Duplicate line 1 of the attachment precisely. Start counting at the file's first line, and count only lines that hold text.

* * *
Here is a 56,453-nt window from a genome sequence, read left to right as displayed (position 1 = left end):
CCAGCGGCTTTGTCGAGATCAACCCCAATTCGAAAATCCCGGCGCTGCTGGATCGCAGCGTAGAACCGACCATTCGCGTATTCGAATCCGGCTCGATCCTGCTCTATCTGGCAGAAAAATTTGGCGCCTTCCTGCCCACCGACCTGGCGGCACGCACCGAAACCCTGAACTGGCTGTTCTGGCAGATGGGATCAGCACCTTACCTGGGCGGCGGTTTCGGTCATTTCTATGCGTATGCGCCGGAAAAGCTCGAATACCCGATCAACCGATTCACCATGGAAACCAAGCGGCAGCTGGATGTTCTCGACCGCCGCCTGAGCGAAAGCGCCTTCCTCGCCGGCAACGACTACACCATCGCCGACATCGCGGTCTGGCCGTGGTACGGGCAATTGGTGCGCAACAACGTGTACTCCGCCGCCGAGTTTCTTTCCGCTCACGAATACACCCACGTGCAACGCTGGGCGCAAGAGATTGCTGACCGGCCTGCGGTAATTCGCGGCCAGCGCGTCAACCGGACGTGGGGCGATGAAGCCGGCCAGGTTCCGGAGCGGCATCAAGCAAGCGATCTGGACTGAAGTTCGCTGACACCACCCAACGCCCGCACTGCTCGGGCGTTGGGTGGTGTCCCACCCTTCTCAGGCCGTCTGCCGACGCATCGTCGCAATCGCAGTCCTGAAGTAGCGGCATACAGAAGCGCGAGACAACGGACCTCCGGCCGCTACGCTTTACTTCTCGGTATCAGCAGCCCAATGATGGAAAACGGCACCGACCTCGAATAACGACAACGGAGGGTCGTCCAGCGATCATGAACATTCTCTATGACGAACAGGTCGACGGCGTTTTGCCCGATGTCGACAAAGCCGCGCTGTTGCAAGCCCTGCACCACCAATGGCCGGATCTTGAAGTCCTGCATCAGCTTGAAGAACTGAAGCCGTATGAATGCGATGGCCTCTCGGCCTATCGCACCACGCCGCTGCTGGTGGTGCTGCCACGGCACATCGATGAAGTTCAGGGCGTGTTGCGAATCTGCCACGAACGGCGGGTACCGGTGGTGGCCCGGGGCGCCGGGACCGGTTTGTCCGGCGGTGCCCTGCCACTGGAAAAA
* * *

Here is a 56,453-nt window from a genome sequence, read left to right as displayed (position 1 = left end):